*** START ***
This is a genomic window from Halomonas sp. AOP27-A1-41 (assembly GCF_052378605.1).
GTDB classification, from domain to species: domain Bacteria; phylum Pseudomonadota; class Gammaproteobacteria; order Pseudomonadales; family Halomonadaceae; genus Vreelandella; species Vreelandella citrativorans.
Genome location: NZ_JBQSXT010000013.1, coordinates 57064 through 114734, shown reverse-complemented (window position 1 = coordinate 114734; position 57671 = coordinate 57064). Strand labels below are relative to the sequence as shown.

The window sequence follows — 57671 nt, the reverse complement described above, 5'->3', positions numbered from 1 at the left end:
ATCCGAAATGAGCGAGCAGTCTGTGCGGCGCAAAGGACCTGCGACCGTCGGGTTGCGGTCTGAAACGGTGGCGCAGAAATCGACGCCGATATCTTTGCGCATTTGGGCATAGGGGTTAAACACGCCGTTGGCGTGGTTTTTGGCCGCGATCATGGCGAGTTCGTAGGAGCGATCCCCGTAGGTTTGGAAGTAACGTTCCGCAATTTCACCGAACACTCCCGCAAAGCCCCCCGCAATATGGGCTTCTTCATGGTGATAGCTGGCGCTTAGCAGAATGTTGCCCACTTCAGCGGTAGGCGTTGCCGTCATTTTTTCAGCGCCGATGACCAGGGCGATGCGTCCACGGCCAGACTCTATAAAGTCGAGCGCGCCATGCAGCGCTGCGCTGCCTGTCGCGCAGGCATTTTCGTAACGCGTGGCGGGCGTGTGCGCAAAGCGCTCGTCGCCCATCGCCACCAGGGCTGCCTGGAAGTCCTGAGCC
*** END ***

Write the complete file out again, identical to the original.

This is a genomic window from Halomonas sp. AOP27-A1-41 (assembly GCF_052378605.1).
GTDB classification, from domain to species: domain Bacteria; phylum Pseudomonadota; class Gammaproteobacteria; order Pseudomonadales; family Halomonadaceae; genus Vreelandella; species Vreelandella citrativorans.
Genome location: NZ_JBQSXT010000013.1, coordinates 57064 through 114734, shown reverse-complemented (window position 1 = coordinate 114734; position 57671 = coordinate 57064). Strand labels below are relative to the sequence as shown.

The window sequence follows — 57671 nt, the reverse complement described above, 5'->3', positions numbered from 1 at the left end:
ATCCGAAATGAGCGAGCAGTCTGTGCGGCGCAAAGGACCTGCGACCGTCGGGTTGCGGTCTGAAACGGTGGCGCAGAAATCGACGCCGATATCTTTGCGCATTTGGGCATAGGGGTTAAACACGCCGTTGGCGTGGTTTTTGGCCGCGATCATGGCGAGTTCGTAGGAGCGATCCCCGTAGGTTTGGAAGTAACGTTCCGCAATTTCACCGAACACTCCCGCAAAGCCCCCCGCAATATGGGCTTCTTCATGGTGATAGCTGGCGCTTAGCAGAATGTTGCCCACTTCAGCGGTAGGCGTTGCCGTCATTTTTTCAGCGCCGATGACCAGGGCGATGCGTCCACGGCCAGACTCTATAAAGTCGAGCGCGCCATGCAGCGCTGCGCTGCCTGTCGCGCAGGCATTTTCGTAACGCGTGGCGGGCGTGTGCGCAAAGCGCTCGTCGCCCATCGCCACCAGGGCTGCCTGGAAGTCCTGAGCC